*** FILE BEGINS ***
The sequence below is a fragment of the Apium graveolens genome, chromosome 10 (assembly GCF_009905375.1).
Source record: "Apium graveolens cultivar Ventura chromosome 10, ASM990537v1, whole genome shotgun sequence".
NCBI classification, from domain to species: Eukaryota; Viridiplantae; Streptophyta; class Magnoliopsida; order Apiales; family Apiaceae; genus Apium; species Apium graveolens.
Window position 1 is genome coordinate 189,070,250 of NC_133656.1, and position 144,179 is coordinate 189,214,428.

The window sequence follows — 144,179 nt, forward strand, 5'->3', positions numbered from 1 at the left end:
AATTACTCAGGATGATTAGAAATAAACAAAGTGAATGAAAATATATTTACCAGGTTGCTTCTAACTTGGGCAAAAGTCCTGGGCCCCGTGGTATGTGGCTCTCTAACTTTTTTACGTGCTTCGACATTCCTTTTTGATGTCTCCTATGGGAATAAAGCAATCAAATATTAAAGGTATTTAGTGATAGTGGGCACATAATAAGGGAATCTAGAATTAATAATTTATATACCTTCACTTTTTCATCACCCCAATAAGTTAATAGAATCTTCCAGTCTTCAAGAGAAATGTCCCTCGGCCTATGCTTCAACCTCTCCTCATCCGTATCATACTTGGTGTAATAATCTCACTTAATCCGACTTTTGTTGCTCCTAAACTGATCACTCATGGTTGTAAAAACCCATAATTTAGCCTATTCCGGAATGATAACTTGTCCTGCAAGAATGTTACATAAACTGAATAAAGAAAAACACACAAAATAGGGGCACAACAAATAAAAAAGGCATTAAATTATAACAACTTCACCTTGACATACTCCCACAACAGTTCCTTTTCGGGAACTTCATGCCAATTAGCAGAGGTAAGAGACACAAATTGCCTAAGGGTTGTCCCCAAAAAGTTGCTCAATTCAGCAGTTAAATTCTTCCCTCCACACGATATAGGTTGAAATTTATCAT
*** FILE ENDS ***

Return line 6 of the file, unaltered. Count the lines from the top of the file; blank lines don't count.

AATTACTCAGGATGATTAGAAATAAACAAAGTGAATGAAAATATATTTACCAGGTTGCTTCTAACTTGGGCAAAAGTCCTGGGCCCCGTGGTATGTGGCTCTCTAACTTTTTTACGTGCTTCGACATTCCTTTTTGATGTCTCCTATGGGAATAAAGCAATCAAATATTAAAGGTATTTAGTGATAGTGGGCACATAATAAGGGAATCTAGAATTAATAATTTATATACCTTCACTTTTTCATCACCCCAATAAGTTAATAGAATCTTCCAGTCTTCAAGAGAAATGTCCCTCGGCCTATGCTTCAACCTCTCCTCATCCGTATCATACTTGGTGTAATAATCTCACTTAATCCGACTTTTGTTGCTCCTAAACTGATCACTCATGGTTGTAAAAACCCATAATTTAGCCTATTCCGGAATGATAACTTGTCCTGCAAGAATGTTACATAAACTGAATAAAGAAAAACACACAAAATAGGGGCACAACAAATAAAAAAGGCATTAAATTATAACAACTTCACCTTGACATACTCCCACAACAGTTCCTTTTCGGGAACTTCATGCCAATTAGCAGAGGTAAGAGACACAAATTGCCTAAGGGTTGTCCCCAAAAAGTTGCTCAATTCAGCAGTTAAATTCTTCCCTCCACACGATATAGGTTGAAATTTATCAT